The most nutrient dense foods are leafy greens such as Kale, Collards, Mustard Greens and Watercress; all tipping the scales at 1000, the highest ranking possible in the ANDI system. Here are some scores of common foods.

Be Well Balanced

It may be tempting, from looking at this chart, to think that you can just eat kale and collards all day long and become super-healthy. It may work for a little while if you are trying to lose a lot of weight, but if you are active at all you need to keep your diet balanced in relation to the ANDI scores. Eating as many servings of leafy greens you feel like in a day is not a bad idea, but keep in mind, ANDIs are calculated by dividing nutrients by calories. The veggies with the top scores do have a lot of nutrients, but they are also very low in calories, protein and fat- essential elements that our bodies need to keep functioning properly. It is a good idea however, to get your calories, protein and fat from foods that are grown and not manufactured. If it comes in a package and doesn't grow from the ground, graze sparingly. Avocados, nuts and beans are all good sources of natural fats and oils, and they have higher calories than leafy greens to keep you going throughout the day.

The ANDI scores and Eat Right America are a response to an American diet which is based in consumption of copious amounts of carbohydrates, protein and fat. These guidelines are meant to flip the script, so to speak, and show that by basing a diet in natural foods that are high in the nutrients listed above, you will feel better and maintain a healthy weight. Ultimately it comes down to the individual. You will know what agrees with your body and what just doesn't work. Remember to stay balanced when choosing foods, not being too extreme in either caloric direction, and eat those veggies!

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Comments 4 comments

steve.green profile image

steve.green 6 years ago from Austin, TX, USA

I just don't see the point in the ANDI system. Unhealthy people certainly won't care about it. And It probably won't change the way healthy people eat.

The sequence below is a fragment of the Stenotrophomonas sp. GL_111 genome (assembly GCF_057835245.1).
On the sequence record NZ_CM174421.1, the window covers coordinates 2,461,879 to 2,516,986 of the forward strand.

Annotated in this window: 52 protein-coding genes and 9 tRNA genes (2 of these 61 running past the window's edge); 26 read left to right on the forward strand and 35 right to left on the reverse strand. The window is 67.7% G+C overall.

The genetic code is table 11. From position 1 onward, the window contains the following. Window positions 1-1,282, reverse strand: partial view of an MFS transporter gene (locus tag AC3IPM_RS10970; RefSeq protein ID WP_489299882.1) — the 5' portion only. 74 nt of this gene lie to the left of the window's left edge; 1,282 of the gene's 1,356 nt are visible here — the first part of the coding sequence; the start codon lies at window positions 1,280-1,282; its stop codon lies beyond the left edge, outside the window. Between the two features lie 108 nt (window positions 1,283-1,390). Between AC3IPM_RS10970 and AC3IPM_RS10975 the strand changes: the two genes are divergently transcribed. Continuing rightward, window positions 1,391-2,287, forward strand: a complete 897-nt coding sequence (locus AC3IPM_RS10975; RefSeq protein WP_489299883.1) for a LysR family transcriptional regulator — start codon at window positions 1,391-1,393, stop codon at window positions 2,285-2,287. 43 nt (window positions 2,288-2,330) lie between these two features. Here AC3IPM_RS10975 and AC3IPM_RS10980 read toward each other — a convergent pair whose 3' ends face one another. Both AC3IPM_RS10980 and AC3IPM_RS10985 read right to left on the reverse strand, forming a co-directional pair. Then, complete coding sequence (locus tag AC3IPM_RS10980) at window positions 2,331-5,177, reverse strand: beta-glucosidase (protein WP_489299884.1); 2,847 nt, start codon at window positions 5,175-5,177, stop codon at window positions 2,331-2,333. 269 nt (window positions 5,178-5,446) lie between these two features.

Further, it is based on nutrionalism (measuring how much "stuff", good or bad, is in foods). And the focus on nutrition has failed us in the past. You said it best in your hub that we should just eat a variety of grown foods instead of manufactured foods. I suppose the marketing allure of that is not as good as a new method backed by a complicated formula!

If I cared about how much B12 or carotenoids I was getting, I would just take a multivitamin and eat at Burger King. But we know that won't work.


Andrewskis profile image

Andrewskis 6 years ago from Lexington, Kentucky Author

I agree Steve. Everyone should eat based on what gives them an energetic boost, not on a number. I believe that since everyone's body type is different, different foods will be better for some than others. You just have to be in tune with your body and your personal energy.

Thanks for reading!


Ron 6 years ago

I think it's a good idea, though it seems a bit arcane. My take is that the high score is a rating of a food based on the amount of good nutrition "packed" into a food and with the fewest amount of calories: a ratio based scoring system.


Tam 6 years ago

This ranking is great for people who want to know which veggies are in the highest rank nutrionally so that they can add this high nutrition/low calorie foods in with foods that are not so. Thus they will be more balanced.